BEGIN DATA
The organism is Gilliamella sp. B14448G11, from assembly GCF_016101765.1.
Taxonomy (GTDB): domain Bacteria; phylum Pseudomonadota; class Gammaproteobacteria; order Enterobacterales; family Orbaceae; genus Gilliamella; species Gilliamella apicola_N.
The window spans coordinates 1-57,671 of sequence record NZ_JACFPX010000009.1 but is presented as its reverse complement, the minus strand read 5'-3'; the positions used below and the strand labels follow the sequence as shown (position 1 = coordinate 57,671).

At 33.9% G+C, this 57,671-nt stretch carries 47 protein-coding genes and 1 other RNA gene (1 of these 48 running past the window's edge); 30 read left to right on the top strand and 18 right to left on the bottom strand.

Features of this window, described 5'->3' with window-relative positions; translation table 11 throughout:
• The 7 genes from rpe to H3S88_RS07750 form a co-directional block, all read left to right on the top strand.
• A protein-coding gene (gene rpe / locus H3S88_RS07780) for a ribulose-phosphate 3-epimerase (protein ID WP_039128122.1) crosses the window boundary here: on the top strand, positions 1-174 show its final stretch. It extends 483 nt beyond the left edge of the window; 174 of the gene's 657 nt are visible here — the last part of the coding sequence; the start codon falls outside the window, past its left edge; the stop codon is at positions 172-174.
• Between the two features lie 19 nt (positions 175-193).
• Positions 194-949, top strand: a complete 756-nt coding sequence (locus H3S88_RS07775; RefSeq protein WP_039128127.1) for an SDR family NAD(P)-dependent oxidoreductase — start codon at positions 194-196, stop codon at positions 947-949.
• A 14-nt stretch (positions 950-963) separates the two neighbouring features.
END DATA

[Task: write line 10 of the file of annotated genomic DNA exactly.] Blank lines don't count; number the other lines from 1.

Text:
• A 14-nt stretch (positions 950-963) separates the two neighbouring features.